Meanwhile, Sheriff Anthony Wickersham refuses to confirm whether he has disciplined LePage, in the face of repeated calls from the public to do so. After multiple queries from Church Militant asking whether he would suspend or fire the detective, who in addition to fabricating a rape charge against Perrone has also falsified witness testimony, Wickersham replied in an email Thursday, "The matter was looked into and we do not discuss personnel matters publicly."
"It's very difficult to understand two things," said Fr. Perrone's attorney, Chris Kolomjec, in comments to Church Militant, "One, how the county can agree to pay for her malfeasance and defamation against a priest and not remove her or fire her, or certainly discipline her in light of this extreme focus on police misconduct in the popular culture right now."
"And second, why hasn't the archdiocese immediately returned Father to active ministry after their investigator, who wrote the entire report that was presented to the review board as the basis for his removal," he continued, "has been found to be not only unreliable but that she had defamed Fr. Perrone?"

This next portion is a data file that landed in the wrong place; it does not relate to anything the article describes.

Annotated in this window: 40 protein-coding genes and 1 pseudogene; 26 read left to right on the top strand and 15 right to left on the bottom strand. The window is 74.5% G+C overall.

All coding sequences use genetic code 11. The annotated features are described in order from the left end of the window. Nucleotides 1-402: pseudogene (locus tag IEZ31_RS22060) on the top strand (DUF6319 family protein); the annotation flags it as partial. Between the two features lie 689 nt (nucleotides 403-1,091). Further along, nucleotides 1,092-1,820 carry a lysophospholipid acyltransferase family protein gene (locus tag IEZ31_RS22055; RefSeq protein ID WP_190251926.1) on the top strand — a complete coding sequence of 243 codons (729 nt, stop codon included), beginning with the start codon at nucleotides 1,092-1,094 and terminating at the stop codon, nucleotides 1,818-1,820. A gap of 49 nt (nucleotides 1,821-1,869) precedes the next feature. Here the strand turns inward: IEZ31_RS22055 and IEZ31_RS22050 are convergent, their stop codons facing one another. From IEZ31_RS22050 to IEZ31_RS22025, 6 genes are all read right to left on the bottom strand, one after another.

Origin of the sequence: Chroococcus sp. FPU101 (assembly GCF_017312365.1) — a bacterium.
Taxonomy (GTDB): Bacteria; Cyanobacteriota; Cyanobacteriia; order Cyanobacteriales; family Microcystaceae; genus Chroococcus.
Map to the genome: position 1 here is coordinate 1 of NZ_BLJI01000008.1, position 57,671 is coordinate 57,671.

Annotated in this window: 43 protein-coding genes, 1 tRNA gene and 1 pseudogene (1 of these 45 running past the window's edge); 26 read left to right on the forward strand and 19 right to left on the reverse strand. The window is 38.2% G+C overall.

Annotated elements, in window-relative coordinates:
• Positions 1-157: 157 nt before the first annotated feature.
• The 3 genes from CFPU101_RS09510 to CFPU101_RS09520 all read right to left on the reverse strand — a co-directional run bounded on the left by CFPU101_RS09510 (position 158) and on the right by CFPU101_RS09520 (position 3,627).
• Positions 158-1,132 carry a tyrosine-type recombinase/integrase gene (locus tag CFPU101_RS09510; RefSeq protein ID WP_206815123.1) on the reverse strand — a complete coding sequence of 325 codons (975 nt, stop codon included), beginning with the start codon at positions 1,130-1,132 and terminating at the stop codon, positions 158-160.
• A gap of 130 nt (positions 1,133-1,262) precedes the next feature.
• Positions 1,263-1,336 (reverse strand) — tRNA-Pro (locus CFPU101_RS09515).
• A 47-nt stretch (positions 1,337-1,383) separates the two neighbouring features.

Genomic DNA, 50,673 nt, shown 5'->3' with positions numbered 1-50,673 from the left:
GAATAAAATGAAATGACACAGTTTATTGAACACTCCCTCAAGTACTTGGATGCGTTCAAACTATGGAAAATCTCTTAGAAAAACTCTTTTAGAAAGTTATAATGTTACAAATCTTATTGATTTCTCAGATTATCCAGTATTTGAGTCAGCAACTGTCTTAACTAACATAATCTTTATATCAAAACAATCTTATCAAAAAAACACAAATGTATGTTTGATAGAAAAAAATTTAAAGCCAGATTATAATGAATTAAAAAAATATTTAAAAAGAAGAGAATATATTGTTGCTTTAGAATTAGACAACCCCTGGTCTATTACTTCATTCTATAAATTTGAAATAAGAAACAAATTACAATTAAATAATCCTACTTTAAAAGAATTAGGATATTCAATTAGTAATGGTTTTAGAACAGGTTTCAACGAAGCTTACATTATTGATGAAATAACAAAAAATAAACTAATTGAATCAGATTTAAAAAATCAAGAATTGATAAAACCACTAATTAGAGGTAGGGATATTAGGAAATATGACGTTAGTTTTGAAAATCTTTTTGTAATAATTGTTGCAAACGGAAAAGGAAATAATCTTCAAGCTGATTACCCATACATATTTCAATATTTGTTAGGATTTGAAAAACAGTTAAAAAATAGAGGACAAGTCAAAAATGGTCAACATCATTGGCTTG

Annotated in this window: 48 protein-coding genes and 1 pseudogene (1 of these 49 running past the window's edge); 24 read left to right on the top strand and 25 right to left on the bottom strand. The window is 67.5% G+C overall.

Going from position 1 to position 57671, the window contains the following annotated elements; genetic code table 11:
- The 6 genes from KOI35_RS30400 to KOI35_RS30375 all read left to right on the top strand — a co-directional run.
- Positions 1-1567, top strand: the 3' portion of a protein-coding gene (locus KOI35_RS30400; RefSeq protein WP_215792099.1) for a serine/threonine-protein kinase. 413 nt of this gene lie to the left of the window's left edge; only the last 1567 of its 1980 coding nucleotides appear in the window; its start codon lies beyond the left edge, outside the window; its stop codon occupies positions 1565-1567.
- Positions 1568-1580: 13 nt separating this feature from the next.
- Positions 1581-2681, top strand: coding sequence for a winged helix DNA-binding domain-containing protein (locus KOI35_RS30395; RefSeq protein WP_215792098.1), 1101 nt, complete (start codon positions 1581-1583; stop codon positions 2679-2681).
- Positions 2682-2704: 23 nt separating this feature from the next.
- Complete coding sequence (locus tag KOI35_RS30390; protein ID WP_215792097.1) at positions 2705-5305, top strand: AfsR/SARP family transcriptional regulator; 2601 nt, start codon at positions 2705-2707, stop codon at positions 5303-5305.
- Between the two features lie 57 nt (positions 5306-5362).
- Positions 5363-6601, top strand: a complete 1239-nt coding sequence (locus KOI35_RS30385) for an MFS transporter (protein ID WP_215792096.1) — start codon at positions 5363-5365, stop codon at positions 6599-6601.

Church Militant previously heard from inside sources that Bodman Law, the high-priced firm representing the archdiocese of Detroit, was recommending that the archdiocese pay the $125,000 on LePage's behalf. Such an arrangement would raise serious ethical concerns, in particular whether it's appropriate for the archdiocese to draw on money donated by Detroit Catholics to pay off damages for defamation that the archdiocese itself participated in.
The archdiocese itself stated in a recent court filing that it did not hire LePage to investigate Perrone, and even appeared to admit she had fabricated the sodomy charge:
Defendant's false statements were made independent of the canonical process: "LePage was not appointed to be an investigator for the [Archdiocese] and the [Archdiocese's] counsel denied that she was acting at the [Archdiocese's] direction in compiling the report."
Kolomjec confirmed that the legal team has heard nothing from the archdiocese as to Perrone's status since he won his lawsuit Aug. 7.
"Nothing. Nothing at all," he told Church Militant. "Crickets."